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Acute Pain | Chronic Pain | General

Cost-effectiveness of analgesia in acute pain

Clinical bottom line

Adverse event rates rather than acquisition costs are the main cost driver, especially less common but more expensive events leading to hospital admission.


TH Rainer et al. Cost effectiveness analysis of intravenous ketorolac and morphine for treating pain after limb injury: double-blind randomised controlled trial. BMJ 2000 321.


There is an ongoing tension in healthcare where new interventions are concerned. New interventions tend to come at a higher price, but provide better outcomes or less harm. The question then is whether the benefits outweigh the costs, and how that might be quantified. Here we have a super example of how to settle the argument through a randomised trial.


Patients were those attending the accident and emergency department of a hospital in Hong Kong, where about 200,000 such emergency admissions occur every year. Those aged 16 years or over attending for a painful limb injury were randomised to receive either intravenous ketorolac or morphine. For each they received a loading bolus and then top ups until patients had good pain relief. Doses were chosen according to recommendations and results of a pilot study, and volumes of bolus and top up were identical.

The primary outcome was pain relief, and activity of professionals and healthcare costs.


There were 149 patients randomised. Their mean age was 54 years, and they were equally divided between the sexes. Most injuries were caused y falls or were crush injuries. Initial pain scores were 4/10 (moderate) at rest and 8/10 (severe) on movement.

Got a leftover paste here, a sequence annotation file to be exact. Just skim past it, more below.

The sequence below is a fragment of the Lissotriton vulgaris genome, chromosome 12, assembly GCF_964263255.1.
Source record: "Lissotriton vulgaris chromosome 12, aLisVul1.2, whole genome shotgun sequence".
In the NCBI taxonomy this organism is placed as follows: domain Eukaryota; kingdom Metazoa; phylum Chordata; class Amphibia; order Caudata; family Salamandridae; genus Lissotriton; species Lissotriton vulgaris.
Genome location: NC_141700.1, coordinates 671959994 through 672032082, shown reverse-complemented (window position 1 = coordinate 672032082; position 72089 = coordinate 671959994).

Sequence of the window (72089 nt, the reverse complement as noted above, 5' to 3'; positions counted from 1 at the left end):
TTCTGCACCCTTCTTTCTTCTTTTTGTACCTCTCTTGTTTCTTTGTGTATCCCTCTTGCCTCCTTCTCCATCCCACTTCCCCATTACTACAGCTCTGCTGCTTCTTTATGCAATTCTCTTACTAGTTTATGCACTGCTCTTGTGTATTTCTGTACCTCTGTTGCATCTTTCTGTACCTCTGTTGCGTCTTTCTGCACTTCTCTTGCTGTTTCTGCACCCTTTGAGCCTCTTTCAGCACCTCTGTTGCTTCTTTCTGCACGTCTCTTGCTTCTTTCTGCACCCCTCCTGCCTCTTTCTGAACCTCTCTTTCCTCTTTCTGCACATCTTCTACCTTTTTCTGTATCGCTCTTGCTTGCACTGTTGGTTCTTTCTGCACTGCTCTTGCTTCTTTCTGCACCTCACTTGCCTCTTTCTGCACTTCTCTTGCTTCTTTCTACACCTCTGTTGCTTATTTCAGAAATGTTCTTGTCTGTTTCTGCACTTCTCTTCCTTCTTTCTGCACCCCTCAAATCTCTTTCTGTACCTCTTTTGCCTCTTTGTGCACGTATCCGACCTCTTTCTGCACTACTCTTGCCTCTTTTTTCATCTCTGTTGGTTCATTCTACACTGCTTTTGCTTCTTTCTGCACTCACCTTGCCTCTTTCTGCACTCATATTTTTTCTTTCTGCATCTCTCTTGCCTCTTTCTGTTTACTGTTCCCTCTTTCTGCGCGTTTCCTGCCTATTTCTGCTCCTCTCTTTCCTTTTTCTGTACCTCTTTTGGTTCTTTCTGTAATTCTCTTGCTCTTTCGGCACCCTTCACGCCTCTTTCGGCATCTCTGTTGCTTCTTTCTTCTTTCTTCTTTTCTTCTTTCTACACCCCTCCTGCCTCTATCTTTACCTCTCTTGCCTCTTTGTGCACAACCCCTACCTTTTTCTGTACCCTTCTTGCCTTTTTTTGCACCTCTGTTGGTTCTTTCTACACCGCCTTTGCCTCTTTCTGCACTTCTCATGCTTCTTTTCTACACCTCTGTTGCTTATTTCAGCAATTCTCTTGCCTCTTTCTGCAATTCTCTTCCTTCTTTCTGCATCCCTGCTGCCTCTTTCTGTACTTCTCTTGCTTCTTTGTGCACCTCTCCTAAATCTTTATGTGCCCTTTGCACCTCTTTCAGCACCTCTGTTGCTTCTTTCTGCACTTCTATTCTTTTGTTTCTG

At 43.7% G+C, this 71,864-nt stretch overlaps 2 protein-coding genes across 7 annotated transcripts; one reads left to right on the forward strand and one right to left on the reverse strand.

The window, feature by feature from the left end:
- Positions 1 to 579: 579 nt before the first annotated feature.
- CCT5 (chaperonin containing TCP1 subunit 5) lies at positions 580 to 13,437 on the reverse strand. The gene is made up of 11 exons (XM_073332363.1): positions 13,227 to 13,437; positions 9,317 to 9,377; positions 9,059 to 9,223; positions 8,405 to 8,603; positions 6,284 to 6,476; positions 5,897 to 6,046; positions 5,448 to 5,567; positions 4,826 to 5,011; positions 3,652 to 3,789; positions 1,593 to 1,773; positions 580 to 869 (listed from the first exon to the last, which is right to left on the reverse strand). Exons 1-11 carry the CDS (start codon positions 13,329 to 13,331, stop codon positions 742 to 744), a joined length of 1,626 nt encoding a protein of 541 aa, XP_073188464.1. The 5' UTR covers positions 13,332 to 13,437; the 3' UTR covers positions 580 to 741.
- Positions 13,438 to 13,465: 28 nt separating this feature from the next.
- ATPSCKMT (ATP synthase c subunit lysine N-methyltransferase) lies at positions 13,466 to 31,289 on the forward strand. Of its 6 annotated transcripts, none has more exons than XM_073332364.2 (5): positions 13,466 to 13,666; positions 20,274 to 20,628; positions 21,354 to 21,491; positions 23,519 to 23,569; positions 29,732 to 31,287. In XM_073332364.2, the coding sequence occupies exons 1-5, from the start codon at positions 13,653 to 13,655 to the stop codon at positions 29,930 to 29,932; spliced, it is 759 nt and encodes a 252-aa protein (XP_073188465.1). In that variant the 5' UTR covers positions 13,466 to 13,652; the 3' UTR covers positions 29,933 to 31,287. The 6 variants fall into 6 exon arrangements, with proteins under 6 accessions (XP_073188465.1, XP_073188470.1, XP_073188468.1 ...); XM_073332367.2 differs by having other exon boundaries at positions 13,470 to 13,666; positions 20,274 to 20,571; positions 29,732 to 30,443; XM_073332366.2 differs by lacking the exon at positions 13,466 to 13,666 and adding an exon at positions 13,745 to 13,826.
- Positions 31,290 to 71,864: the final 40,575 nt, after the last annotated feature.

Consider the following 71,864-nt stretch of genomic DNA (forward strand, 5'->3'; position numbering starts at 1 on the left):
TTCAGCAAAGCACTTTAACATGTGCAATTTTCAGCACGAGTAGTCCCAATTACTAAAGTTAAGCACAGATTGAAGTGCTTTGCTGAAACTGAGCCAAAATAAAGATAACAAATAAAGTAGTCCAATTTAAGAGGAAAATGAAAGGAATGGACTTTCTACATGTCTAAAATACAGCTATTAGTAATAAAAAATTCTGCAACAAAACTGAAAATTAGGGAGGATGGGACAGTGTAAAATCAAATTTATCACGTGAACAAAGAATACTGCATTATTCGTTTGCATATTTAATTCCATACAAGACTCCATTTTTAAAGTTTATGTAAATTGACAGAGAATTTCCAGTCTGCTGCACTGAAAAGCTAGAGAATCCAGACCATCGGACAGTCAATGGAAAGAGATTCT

Analgesia obtained was the same but many more patients given morphine (89%) had adverse events than with ketorolac (5%). Adverse events with morphine were typical for opioids, dizziness, drowsiness and nausea. Three patients given morphine were admitted to hospital because of the severity of the adverse events, compared with none given ketorolac.

Ketorolac had an acquisition cost three times greater than morphine, but when administration costs, adverse events, and especially admissions for adverse events were taken into account, ketorolac was much cheaper (Figure 1).

Figure 1: Costs for intravenous ketorolac or morphine according to criteria included


The choice of morphine over ketorolac might have saved €1 ($1) for each patients, but would have cost €20 ($20) more per patient in costs of administration and adverse events. This is a well designed and conducted study, and demonstrates that in making decisions we need to be broad in our thinking.